Climate change could impact Maharashtra's renewable energy potential

The state experiences 250 to 300 days of bright sunshine annually thus on an average it witnesses up to four to six kilowatt hour (kWh) per square metre.

Climate change could impact Maharashtra's renewable energy potential

A latest study by researchers at Pune’s Indian Institute of Tropical Meteorology (IITM) poses an interesting question for Maharashtra’s push for renewable energy – amongst many other areas and aspects of our everyday lives: climate change is set to impact India’s solar and wind energy potential over the next five decades.

Maharashtra currently ranks among the top states in terms of installed renewable energy capacity (10.78 GW) with Wind power capacity of 5.01 GW and solar power capacity of 2.75 GW contributing the most, that includes being second on the race on decentralised renewable energy (DRE). As of June 30, 2022, renewable energy contributes 24.36% to Maharashtra’s power mix.

This has prompted the state to launch an ambitious initiative to build new solar plants throughout districts to produce 12 gigawatt (GW) of renewable energy over the course of the next six years with the goal of increasing the amount of available power and lowering power purchase costs in the future. Meanwhile the state also accounts for 15% of the country’s wind energy potential.

This latest study titled ‘Analysis of future wind and solar potential over India using climate models’ has been published in the peer-reviewed journal Current Science recently and has been authored by TS Anandh, Deepa Gopalakrihsnan and Parthasarathi Mukhopadhyay, researchers from IITM Pune under the Ministry of Earth Sciences as well as Centre For Prototype Climate Modelling, New York University, Abu Dhabi, UAE.

Researchers carried out the study by using various state of the art climate models, devised by the Intergovernmental Panel on Climate Change (IPCC),to analyse the wind and solar projections for the renewable energy sector over the Indian subcontinent for the immediate future (next 40 years). 

“Our industry must adapt to the changing climate, and our technologies must keep pace. Such predictions should not be taken as facts, but as possibilities. The efficiency of renewable energy may be impacted by climate change in Maharashtra and the neighbouring areas. The study emphasises the importance of being prepared for scenarios of this kind and addressing it ,” said Mukhopadhyay.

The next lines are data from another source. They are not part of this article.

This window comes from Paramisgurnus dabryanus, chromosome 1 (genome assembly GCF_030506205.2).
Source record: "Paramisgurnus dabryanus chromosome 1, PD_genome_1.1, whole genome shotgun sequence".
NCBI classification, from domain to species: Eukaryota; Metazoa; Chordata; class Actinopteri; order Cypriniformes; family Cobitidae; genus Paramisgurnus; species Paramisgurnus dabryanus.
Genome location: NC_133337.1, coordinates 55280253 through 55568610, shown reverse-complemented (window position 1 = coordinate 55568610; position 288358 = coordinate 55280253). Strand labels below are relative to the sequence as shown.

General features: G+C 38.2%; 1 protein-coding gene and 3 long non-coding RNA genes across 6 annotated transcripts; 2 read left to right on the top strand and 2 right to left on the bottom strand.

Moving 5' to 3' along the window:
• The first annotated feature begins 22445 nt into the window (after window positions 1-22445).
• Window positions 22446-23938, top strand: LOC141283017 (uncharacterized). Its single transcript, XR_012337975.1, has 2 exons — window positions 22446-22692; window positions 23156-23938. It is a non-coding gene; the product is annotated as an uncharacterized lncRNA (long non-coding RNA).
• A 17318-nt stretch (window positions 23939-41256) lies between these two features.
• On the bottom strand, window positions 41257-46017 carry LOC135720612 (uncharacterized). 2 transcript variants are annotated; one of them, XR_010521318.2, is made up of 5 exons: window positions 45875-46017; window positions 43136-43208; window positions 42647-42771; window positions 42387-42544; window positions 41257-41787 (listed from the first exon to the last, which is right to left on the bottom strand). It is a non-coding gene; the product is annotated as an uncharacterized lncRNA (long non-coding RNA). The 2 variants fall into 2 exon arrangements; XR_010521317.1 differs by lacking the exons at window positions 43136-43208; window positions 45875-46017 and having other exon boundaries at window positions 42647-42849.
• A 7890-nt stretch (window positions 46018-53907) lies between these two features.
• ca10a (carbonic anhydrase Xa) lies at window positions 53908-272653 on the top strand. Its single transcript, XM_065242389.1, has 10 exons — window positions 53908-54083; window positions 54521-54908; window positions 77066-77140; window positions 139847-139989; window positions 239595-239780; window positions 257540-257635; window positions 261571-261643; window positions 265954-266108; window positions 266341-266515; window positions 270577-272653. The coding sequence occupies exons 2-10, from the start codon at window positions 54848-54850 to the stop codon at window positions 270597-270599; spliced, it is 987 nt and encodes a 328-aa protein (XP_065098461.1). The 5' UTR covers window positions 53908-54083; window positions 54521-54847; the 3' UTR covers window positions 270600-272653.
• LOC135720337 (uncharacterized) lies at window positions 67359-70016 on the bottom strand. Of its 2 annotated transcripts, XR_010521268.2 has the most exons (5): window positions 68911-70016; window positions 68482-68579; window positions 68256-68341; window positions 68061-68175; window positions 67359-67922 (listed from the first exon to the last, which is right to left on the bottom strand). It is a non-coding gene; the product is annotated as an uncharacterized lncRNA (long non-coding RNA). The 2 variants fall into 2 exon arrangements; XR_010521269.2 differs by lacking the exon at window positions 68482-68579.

According to the state’s Unconventional Energy Generation Policy, which the government unveiled in January 2021, Maharashtra intends to continue on its leadership track and generate 40% of its electricity from renewable sources, by 2030. The state experiences 250 to 300 days of bright sunshine annually thus on an average it witnesses up to four to six kilowatt hour (kWh) per square metre. 

“Our study of projections in terms of impact on renewably powered sources presents the classic case of challenges and opportunities in Maharashtra. The projections of solar energy potential for the future over western and central India including Maharashtra as well as its adjoining states like Madhya Pradesh, Chhattisgarh and others shows a strong negative trend in the immediate future and thus builds the need therefore to prepare better around it becomes important,” said Mukhopadhyay, adding that this decrease in potential is projected throughout the year irrespective of the seasons.

Between 2016 and 2021, the installed solar capacity of Maharashtra has increased by 614% from 385.76 MW in 2016 to 2753.30 MW in 2022, according to the Ministry of New and Renewable Energy (MNRE). The state’s Unconventional Energy Generation Policy seeks to implement 17.36 GW of transmission system-connected renewable power projects by 2025, including 12.93 GW of solar projects including 2 GW of grid-connected rooftop solar projects.

The researchers of the latest study also said that in the case of wind potential, Maharashtra and surrounding regions show a positive trend in most of the climate models. “The monsoon months are projected to be more windy and cloudy in the coming years. This region also records positive potential in the future but it is not to the same extent as the rest of central India,” added Mukhopadhyay.

Maharashtra has a reasonable wind potential of roughly 45 GW and 100 GW at 100m and 120m, respectively. Maharashtra is one of the seven windy states in India. The main markets for wind-based energy continue to be Maharashtra, Tamil Nadu, Gujarat, and Karnataka. The four states account for roughly 72% of all additions.

The forecasts for the future are important since on August 3, India published a new set of Nationally Determined Contributions (NDCs) for the international fight against climate change. According to the updated NDCs to the United Nations Framework Convention on Climate Change (UNFCCC), India has set out on a mission to meet up to 50% of its energy needs from renewable sources by 2030. Prime Minister Narendra Modi promised to increase the nation's renewable energy capacity to 500 GW during the COP26 conference in Glasgow last November, with 300 GW coming from the growth of solar energy plants.

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